Red Robin Splits with KBS

Red Robin appears to be in search of a new creative agency.

KBS is no longer working with the client, according to sources with direct knowledge of the matter. Red Robin has yet to respond to repeated requests for comment. As of publication, a KBS spokesperson has also yet to respond to our request for comment.


The burger-focused casual dining chain appointed KBS as its agency of record in July of 2016, following a review launched that April. KBS subsequently rolled out a man bun-mocking campaign at the beginning of the year. Red Robin had previously worked with Vitro, which it named as its AOR back in 2013.

KBS announced yesterday that it would not be participating in longtime client BMW’s creative review, which was launched in October.

from AgencySpy:


These Digital Billboards From McDonald’s Change Depending on How Bad the Traffic Is

Getting stuck in traffic at the end of the day sucks, which is why McDonald’s hopes some new creative ad targeting will get you to pull over at a nearby restaurant and pick up a hamburger on your way home.


The fast-food chain and Leo Burnett are running an intriguing out-of-home campaign in the U.K. that targets drivers on busy highways at peak times of the day. Digital billboards placed alongside the road feature a Big Mac when traffic is light, but once it starts to build, the creative switches to McDonald’s familiar golden arches with copy that reads, “Stuck in a jam? There’s a light at the end of the tunnel.”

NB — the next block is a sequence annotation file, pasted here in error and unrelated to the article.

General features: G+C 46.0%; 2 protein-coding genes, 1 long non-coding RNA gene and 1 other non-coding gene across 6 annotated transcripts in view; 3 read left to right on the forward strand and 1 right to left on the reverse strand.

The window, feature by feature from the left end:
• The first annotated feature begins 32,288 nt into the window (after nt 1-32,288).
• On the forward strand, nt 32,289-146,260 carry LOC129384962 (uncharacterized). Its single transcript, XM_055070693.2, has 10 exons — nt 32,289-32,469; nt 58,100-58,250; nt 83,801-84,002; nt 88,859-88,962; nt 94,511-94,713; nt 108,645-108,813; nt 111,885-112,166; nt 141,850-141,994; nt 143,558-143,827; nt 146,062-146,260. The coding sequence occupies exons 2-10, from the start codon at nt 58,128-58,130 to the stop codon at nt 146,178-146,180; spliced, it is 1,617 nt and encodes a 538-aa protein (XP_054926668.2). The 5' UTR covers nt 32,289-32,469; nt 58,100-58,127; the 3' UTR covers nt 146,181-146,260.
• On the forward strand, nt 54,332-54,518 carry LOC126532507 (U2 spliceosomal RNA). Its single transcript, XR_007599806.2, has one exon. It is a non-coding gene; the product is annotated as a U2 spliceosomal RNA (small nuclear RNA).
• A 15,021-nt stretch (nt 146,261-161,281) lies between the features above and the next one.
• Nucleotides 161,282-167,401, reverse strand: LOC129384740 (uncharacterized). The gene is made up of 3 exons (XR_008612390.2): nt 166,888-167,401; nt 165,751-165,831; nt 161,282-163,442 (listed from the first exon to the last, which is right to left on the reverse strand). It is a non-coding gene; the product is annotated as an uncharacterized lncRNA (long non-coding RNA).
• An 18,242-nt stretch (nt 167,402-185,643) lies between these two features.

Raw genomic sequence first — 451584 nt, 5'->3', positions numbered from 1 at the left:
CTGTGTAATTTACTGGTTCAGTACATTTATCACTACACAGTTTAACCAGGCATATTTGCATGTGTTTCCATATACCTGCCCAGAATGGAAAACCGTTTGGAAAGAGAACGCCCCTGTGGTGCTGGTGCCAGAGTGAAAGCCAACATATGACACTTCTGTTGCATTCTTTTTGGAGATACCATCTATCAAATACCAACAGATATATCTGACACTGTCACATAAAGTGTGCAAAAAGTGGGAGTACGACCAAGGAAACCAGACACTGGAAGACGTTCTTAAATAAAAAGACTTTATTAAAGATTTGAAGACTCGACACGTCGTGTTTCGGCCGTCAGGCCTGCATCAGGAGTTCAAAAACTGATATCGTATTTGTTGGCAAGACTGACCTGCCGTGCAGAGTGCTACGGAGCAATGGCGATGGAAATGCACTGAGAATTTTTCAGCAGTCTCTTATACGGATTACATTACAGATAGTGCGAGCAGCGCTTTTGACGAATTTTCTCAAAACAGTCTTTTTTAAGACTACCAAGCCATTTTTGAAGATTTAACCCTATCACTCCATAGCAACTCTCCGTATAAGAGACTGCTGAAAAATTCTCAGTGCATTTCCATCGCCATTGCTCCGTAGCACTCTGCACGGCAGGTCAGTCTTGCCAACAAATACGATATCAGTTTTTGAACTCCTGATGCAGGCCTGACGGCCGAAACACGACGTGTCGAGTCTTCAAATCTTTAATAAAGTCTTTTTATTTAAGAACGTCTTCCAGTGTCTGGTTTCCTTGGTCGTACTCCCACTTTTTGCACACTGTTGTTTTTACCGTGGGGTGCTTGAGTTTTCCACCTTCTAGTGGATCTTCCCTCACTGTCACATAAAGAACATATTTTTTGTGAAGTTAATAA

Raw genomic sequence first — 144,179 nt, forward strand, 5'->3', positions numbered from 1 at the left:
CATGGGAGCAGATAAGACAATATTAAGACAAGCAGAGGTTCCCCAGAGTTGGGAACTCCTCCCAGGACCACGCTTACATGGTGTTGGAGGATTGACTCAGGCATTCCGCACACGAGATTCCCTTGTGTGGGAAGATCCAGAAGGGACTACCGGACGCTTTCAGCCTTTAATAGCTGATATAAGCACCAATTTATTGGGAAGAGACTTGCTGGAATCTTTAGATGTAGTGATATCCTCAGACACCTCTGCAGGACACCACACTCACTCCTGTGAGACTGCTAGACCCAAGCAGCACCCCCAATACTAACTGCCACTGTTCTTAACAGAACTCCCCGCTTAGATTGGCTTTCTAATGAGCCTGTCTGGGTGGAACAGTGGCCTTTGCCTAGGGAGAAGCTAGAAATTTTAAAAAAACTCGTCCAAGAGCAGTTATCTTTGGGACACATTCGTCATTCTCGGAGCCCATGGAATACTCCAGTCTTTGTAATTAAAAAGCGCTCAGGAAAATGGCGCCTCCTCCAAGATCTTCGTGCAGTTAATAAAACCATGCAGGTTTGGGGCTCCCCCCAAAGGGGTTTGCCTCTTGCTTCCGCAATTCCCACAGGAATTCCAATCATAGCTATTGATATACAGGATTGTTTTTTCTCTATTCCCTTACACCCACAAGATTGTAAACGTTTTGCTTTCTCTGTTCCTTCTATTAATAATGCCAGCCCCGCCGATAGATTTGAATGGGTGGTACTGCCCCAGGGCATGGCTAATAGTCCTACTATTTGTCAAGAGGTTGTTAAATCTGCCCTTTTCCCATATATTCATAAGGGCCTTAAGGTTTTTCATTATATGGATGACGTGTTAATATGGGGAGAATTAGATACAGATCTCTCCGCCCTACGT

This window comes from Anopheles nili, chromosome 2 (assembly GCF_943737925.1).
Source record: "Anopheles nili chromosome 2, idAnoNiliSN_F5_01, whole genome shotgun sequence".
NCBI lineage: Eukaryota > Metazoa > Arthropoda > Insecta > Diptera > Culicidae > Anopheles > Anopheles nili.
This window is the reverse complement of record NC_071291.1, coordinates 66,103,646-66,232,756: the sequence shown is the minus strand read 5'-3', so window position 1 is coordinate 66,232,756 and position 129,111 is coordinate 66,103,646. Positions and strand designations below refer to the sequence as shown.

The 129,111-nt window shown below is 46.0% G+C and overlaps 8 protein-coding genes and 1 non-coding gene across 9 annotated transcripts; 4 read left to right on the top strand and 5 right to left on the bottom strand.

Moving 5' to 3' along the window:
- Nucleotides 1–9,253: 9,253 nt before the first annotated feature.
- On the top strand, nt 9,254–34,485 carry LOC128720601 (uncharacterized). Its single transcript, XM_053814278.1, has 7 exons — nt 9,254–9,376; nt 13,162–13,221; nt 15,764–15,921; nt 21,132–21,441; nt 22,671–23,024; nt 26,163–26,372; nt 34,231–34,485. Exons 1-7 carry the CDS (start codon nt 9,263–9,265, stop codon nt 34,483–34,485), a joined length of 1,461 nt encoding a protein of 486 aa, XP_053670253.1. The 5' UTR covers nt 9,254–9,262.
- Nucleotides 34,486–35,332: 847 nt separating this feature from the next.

“Simple, tantalizing, recognizable product shots stimulate the appetite during fast-flowing traffic, while longer contextual copy lines run during heavy, slow-moving traffic, acknowledging the delays to deliver a relevant and powerful call to action,” said Dan Dawson, chief technology officer at Grand Visual, an out-of-home company that helped produce the campaign along with OpenLoop, which monitored real-time stats from Google Traffic API to determine which creative would be served to which billboard.

OMD and Talon managed the media buys for the campaign, which runs for the next week, across 10 cities in the U.K.

Take a look at all of the creative below:



Burger King is on a roll this Halloween (if you excuse the pun). In the U.S., it’s giving out free whoppers if you dress as a scary clown (in a stunt that follows its trolling of McDonald’s in Germany around the new “It” movie.) Meanwhile, in France, it’s also giving out free Whoppers, in a stunt by Buzzman called “Zombie Whopper.”